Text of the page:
And then I wrote a whole long thing in the post about Maya's junior-high torment and how she gets made fun of this year and how it came to a bit of a head on Monday when her worst tormentor sent her a note calling her a "Super Dyke" . . .and how I told Maya to march into the Vice Principal's office to hand him the note and her cell phone so I could tell him I'm not tolerating that horseshit, not that level of derogatory name calling. I won't let Maya put up with it either. And he better handle it now. This part of the post was about this: For as much time as we parents spend teaching and guiding our children to do for themselves, sometimes they just need to know that we have their back. That we'll rip the gloves off for them and throw down if we have to.

Then I lost the entire post. Which made me examine a little too much about why I might have lost it. Like, what made the universe hit the delete button? Or was I just all aggravated and did the honors myself? Oh well. You get the drift.

I happily stumbled across this blog-project yesterday called Athlete.
David Lam is making a documentary about everyday people who are athletes, who endure the pain and training like any elite athlete. The doc spends a good amount of time on how connected these athletes are to charitable organizations. He also examines how everyday people who simply ENCOURAGE everyday athletes are heroes too. The whole concept touches me for obvious reasons. Plus, he's got some great posters aptly titled: Defy Odds featuring a blind runner. Defy Pain featuring a cancer surviving athlete. Defy Definition featuring twin sister cyclists. Check it out, and buy a poster! All the proceeds of the posters go to the charity with which the particular athlete is involved. I'm getting this one. Their proceeds go to Girls On the Run.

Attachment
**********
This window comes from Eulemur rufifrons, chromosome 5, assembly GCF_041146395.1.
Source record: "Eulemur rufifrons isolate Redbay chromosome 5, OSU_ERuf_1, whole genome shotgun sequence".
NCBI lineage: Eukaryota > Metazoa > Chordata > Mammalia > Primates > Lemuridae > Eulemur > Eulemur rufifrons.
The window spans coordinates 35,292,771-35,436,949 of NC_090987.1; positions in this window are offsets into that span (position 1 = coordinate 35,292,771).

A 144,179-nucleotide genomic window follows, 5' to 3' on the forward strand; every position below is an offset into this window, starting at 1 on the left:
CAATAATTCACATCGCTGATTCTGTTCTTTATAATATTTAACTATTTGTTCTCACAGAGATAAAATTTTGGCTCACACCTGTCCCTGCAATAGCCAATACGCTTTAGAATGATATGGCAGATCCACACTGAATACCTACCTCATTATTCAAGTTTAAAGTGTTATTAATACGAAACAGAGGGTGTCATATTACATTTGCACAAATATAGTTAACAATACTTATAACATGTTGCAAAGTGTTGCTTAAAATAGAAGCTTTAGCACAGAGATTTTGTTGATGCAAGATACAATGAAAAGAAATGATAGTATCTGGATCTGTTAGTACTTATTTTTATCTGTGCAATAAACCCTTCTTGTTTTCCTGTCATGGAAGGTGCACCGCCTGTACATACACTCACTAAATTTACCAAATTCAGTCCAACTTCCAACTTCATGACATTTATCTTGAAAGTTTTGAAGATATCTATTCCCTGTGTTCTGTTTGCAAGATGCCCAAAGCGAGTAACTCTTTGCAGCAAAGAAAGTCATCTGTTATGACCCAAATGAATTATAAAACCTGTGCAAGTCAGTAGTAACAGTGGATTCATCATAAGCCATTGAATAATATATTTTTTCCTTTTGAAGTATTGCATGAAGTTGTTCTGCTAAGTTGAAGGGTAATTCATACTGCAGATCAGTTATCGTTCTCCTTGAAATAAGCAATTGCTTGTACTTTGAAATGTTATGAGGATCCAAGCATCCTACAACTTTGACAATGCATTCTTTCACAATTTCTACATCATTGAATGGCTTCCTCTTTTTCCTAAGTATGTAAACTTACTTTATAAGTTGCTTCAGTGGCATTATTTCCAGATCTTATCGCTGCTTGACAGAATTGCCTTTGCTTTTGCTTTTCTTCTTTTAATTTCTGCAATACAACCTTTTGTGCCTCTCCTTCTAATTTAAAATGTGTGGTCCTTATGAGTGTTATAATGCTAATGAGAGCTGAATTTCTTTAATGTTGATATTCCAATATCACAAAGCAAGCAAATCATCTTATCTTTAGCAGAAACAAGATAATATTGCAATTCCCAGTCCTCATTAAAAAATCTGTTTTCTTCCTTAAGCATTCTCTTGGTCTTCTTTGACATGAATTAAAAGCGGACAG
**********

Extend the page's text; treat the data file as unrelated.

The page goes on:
Friday, February 06, 2009

Back From Facecation, The Infamous Osgood Schlatter, and Kristen Brydums

I've been stuck in Facebook Land for the last few days. Je-sus. I had a lot of apprehensions about it at first, but I'll admit (Betsy) it's been kinda fun. Now I just want to chill from it and put it on cruise control. It's good to be home, Blogworld.

From all the running -- four times a week for an hour and a half on two different basketball teams -- Maya has developed chronic pain in her knees. Achy pain, sharp pain, pain that goes from one knee to the other. When she was a toddler until she was about eight, anytime she went through a growth spurt, her feet would ache so badly she'd wake me up to rub them a couple times a night. But the knees worry us. I really believed it was nothing more than growing pains and a little tendinitis, but Husband is hypersensitive about the matter considering he's had ACL and meniscous surgeries. "She's too young to have knee problems." I took her to the doctor on Monday as a precaution and it turns out she has a condition called Osgood-Schlatter disease. Husband would later remark, "After the famous Osgood Schlatter?" It's a condition that affects active young athletes -- "mainly boys" the doctor said -- where kids experience pain at the base of their knee cap from the growth plates rubbing against the top of the tibia. Ouch. Extreme running and growth spurts flare it up and cause pain. Maya said, "Don't tell me I have to stop playing basketball." The doctor said no, but she has to cut down. Maya sort of fish flopped on the examination table. This was not the news she wanted to hear, but all of her parents, me, Husband, BD and Sanne were thrilled she didn't have any tears in ligaments or anything else more serious or permanent. Osgood-Schlatter will go away when she stops growing. Beat it, Osgood. The doctor gave us a note to discontinue one basketball team, but she can stay with the other. On the way out of the office I said to Maya, "Dude, you have a disease." We laughed and went home to ice her knees with a frozen pack of peas.

Here's Mina my other little stud working on her tennis game with her awesome coach Amy.